How to know if the potato is spoiled
In this brief article, we will discuss 5 ways to tell if the potato is spoiled. This article will also discuss the health consequences of eating a spoiled potato and the proper way of storing potatoes so that they can have a longer shelf life.
How to know if the potato is spoiled?
If you want to determine if a potato is spoiled, you can look for the following five common signs:
- Wrinkles on the surface: When potatoes start spoiling, their skin becomes saggy and develops wrinkles. If you notice significant changes in the texture of the potato’s skin, it is a sign that it is old and should be discarded.
- Moldy smell: Spoiled potatoes harbor microorganisms on both the surface and inside, leading to a mold-like smell. Instead of the usual earthy aroma, a moldy smell indicates that the potato is spoiled and no longer safe to consume.
You should be very careful, especially if your potatoes are contaminated with molds, as they can produce dangerous mycotoxins that can make you very sick (1-3).
- Green spots: Green spots on a potato are a clear indicator of spoilage. These spots result from the buildup of toxins that cause a change in the potato’s color. Consumption of potatoes with green spots in large amounts can lead to nausea and vomiting, so it is best to avoid them ( 4-5).
- Sprouting shoots: If you observe sprouting shoots on a potato, it is a sign that the potato is old and nearing spoilage. However, sprouts alone do not necessarily mean the potato is bad.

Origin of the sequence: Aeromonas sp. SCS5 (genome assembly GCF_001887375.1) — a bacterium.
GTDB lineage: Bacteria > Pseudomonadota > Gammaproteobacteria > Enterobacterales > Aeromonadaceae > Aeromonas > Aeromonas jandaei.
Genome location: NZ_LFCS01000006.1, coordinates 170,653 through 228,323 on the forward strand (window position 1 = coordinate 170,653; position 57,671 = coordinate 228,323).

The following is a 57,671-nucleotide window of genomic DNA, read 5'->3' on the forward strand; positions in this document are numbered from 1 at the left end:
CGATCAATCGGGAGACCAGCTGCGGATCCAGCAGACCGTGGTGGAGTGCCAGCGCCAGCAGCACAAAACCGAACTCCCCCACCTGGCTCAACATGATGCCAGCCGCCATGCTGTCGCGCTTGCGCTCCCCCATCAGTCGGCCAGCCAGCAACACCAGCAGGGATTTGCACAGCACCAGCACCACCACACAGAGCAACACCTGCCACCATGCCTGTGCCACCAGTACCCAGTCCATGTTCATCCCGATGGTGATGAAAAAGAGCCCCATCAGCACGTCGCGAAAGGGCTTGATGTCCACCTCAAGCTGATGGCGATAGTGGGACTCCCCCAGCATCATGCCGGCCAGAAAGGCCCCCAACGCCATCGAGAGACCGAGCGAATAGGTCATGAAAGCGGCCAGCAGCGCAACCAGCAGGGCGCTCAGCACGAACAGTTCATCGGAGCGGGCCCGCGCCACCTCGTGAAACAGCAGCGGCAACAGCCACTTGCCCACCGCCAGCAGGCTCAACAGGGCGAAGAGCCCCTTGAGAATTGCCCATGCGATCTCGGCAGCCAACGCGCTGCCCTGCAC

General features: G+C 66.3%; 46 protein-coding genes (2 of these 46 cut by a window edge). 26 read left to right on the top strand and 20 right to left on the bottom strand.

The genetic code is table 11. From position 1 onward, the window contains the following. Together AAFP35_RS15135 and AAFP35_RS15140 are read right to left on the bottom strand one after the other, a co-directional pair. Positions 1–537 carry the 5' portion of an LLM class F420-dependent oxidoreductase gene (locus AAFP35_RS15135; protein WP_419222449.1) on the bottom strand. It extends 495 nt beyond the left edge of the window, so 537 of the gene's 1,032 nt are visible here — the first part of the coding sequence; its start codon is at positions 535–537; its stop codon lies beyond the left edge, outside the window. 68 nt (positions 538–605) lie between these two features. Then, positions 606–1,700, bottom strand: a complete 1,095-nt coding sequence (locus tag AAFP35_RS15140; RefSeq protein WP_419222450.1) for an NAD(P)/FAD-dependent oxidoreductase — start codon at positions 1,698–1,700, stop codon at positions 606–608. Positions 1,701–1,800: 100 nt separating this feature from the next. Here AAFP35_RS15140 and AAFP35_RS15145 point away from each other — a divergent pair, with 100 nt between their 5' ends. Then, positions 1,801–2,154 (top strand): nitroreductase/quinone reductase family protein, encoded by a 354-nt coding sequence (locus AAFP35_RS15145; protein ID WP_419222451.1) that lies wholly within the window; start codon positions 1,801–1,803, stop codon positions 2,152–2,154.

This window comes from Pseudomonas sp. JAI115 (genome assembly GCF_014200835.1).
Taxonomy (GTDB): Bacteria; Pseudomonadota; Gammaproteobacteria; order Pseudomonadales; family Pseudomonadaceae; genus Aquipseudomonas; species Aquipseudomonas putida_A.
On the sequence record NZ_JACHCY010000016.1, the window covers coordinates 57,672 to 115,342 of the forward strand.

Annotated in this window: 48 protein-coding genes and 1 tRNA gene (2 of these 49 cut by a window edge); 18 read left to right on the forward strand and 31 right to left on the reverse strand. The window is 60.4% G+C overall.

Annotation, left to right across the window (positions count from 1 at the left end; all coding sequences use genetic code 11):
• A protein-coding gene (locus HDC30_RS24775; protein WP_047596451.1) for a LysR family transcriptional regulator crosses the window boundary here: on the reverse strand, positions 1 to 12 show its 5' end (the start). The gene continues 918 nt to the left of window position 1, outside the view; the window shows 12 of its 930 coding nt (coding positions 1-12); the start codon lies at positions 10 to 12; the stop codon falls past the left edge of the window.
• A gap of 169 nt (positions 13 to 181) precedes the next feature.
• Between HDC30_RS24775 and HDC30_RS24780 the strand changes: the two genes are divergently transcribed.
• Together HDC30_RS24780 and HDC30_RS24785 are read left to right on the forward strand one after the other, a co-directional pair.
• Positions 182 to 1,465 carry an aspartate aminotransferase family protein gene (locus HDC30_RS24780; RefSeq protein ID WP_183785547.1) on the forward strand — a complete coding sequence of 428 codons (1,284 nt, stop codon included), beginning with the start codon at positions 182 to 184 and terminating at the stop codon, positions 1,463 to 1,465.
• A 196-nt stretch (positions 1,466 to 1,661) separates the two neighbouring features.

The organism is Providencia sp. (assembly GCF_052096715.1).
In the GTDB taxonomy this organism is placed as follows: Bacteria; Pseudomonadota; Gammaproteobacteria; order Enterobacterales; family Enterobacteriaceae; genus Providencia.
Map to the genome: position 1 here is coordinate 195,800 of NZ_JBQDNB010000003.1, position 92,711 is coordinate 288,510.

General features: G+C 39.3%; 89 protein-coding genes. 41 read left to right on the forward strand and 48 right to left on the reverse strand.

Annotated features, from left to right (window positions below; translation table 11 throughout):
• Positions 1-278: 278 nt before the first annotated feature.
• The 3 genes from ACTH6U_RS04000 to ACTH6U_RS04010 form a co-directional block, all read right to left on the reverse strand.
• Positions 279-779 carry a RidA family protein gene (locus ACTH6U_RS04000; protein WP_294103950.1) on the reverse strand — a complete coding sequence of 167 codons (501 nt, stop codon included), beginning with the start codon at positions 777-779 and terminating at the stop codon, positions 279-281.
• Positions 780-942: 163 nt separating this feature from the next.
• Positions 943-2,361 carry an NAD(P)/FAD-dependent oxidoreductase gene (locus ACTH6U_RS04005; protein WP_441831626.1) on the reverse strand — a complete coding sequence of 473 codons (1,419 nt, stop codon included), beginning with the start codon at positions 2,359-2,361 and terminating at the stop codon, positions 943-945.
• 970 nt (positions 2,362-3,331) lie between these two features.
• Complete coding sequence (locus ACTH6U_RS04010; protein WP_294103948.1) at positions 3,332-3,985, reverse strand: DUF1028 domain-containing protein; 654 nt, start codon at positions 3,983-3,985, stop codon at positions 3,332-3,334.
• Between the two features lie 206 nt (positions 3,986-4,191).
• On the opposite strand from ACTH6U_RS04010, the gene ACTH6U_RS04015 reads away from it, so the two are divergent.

Check for additional signs such as wrinkly skin and a foul odor. It is recommended to use the potato promptly if it appears fine except for the sprouts.
- Leaking moisture: Spoiled potatoes can lose moisture and become excessively dry. If a potato appears shriveled or has signs of significant moisture loss, it is not suitable for consumption or cooking.
Remember to use these indicators collectively to assess the condition of a potato. If you notice multiple signs of spoilage, it is best to discard the potato to avoid any potential health risks.
Can you get sick from eating spoiled potatoes?
Yes, eating spoiled potatoes can be hazardous to your health. Eating them can lead to gastrointestinal issues such as nausea, vomiting, stomach cramps, and diarrhea (4-7).
Harmful pathogens like Clostridium botulinum and Salmonella spp. can cause symptoms like botulism and salmonellosis respectively 6-7).
Additionally, certain strains of E. coli and Staphylococcus aureus can result in food poisoning (7-8).
Spoiled potatoes that have turned green or sprouted may contain toxins like solanine and glycoalkaloids (4-5). Ingesting high amounts of these substances can lead to symptoms such as nausea, vomiting, abdominal pain, headaches, and even neurological effects like confusion and paralysis.
What should you do if you suspect you have eaten spoiled potatoes?
If you have accidentally eaten a spoiled potato, it is very important to take appropriate steps to ensure your health and well-being.
Here, we summarize some suggestions on how to react if you have consumed a spoiled potato:
- Stay calm: Panicking will not help the situation, so try to remain composed.
- Evaluate your symptoms: Pay attention to any immediate symptoms you might be experiencing as described before. It is important to be aware of any changes in your body.
- Contact a healthcare professional: If you’re experiencing severe symptoms or if you have any concerns about your health, it is recommended to reach out to a healthcare professional. They can provide you with appropriate medical advice.